Card drives usage and draws in new cardholders regularly. There are very few vendor exclusions on purchasing card usage at Harvard University. Cardholders are strongly encouraged to review their transactions and edit any accounting information prior to the general ledger update. All cardholders are encouraged to use “certified Harvard University (suppliers) partners” whenever possible. Spending on the card was originally focused on small dollar transactions less than $500, but many cardholders now have single transaction limits of $1,000 or $2,500. Most new cardholders are now encouraged to assume a single transaction limit of $2,500. Monthly limits vary, but most monthly limits are within the $40,000 - $50,000 range, with $100,000 currently at the upper end. The GE MasterCard Corporate Purchasing Card was actively promoted at all levels of the University administration as a simple and effective means of paying vendors that would take the pressure off the new ERP and travel systems until they

were stabilized. An active campaign of face to face meetings from early adopters promoted the acceptance and usage of the Corporate Purchasing Card. Also important to the purchasing card program growth was the fact that technology was widely available and utilized throughout the organization. The GE MasterCard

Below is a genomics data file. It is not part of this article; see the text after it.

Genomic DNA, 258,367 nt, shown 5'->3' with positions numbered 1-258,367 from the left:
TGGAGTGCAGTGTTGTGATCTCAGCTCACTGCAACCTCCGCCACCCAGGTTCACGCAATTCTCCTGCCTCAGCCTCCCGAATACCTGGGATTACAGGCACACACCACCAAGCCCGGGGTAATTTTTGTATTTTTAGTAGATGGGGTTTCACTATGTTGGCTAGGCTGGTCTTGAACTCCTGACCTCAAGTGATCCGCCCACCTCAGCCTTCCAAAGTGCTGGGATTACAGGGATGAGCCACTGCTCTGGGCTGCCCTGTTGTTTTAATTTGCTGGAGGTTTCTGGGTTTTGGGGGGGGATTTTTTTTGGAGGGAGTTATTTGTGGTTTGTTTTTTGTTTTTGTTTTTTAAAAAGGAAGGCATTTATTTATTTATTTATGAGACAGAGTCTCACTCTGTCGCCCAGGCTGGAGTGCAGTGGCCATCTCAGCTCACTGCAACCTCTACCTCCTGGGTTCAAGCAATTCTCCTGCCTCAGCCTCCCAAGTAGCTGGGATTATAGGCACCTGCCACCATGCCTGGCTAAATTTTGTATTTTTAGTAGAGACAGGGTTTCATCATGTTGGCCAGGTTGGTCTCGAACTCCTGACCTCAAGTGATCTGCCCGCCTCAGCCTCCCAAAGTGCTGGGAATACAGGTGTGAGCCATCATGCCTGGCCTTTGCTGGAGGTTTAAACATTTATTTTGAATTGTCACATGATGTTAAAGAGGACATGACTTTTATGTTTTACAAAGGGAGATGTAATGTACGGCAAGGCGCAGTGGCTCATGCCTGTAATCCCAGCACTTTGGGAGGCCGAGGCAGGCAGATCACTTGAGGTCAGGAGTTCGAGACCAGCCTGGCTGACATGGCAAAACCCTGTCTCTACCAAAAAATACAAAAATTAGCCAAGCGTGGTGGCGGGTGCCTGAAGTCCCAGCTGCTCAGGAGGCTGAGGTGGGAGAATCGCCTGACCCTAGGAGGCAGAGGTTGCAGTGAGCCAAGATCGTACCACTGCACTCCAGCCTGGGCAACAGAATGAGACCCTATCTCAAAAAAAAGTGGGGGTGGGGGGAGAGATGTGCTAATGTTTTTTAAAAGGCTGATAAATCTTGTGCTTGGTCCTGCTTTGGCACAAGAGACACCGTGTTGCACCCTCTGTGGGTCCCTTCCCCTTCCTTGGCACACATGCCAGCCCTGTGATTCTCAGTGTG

Word of mouth endorsements and favorable experiences with the Corporate Purchasing Card drives usage and draws in new cardholders regularly.

Corporate Purchasing Card obtained strong executive support as the preferred settlement tool for low value payments (defined as payments $500 or less) as Harvard University re-engineered their business processes, introduced their ERP system, and revamped their employee travel and expense reimbursement system. In

addition to being closely associated with these re-engineering efforts, regular communications about the GE MasterCard Corporate Purchasing Card contributed to its success.

The Implementation
Prior to ERP system implementation, all business practices were examined and evaluated. This review enabled the purchasing card concept to gain a foothold as the preferred purchasing and payment tool for low value payments. The GE MasterCard Corporate Purchasing Card was communicated to executive management as a means of controlling the cost of higher education by reducing administrative cost. Effectively communicating the advantages of the MasterCard Corporate Purchasing Card solution to each employee was critical since there was not a “hard mandate” for usage. The Procurement team relied heavily on GE Capital’s experience with purchasing card programs. Word of mouth and face to face meetings to “sell” the purchasing card solution were used exten-